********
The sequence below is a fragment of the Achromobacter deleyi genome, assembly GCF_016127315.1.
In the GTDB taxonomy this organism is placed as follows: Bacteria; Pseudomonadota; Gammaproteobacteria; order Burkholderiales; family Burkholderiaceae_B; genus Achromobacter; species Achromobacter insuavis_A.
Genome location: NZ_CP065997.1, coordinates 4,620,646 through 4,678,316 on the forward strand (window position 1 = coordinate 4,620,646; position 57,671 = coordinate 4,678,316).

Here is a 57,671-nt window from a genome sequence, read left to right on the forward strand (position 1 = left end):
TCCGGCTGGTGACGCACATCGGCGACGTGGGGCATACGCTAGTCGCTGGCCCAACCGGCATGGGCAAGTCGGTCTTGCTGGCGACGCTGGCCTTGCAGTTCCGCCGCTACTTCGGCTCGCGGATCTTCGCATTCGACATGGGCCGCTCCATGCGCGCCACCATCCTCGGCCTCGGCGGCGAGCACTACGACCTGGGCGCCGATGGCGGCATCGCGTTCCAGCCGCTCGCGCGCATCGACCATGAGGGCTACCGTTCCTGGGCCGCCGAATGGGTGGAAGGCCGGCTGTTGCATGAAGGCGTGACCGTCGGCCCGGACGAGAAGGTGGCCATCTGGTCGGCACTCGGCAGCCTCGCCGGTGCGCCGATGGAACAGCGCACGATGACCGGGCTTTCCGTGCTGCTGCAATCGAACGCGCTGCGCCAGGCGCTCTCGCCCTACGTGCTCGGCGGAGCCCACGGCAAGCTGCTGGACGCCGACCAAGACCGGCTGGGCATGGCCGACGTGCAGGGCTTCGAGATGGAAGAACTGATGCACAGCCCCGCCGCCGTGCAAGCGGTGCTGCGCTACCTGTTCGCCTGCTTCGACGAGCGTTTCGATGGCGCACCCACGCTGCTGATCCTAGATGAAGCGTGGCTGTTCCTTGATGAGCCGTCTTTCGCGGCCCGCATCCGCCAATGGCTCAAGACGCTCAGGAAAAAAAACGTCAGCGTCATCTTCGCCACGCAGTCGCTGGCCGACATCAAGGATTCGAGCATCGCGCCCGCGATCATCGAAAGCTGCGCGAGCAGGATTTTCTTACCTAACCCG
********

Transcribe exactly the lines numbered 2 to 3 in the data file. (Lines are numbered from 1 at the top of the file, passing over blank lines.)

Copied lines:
In the GTDB taxonomy this organism is placed as follows: Bacteria; Pseudomonadota; Gammaproteobacteria; order Burkholderiales; family Burkholderiaceae_B; genus Achromobacter; species Achromobacter insuavis_A.
Genome location: NZ_CP065997.1, coordinates 4,620,646 through 4,678,316 on the forward strand (window position 1 = coordinate 4,620,646; position 57,671 = coordinate 4,678,316).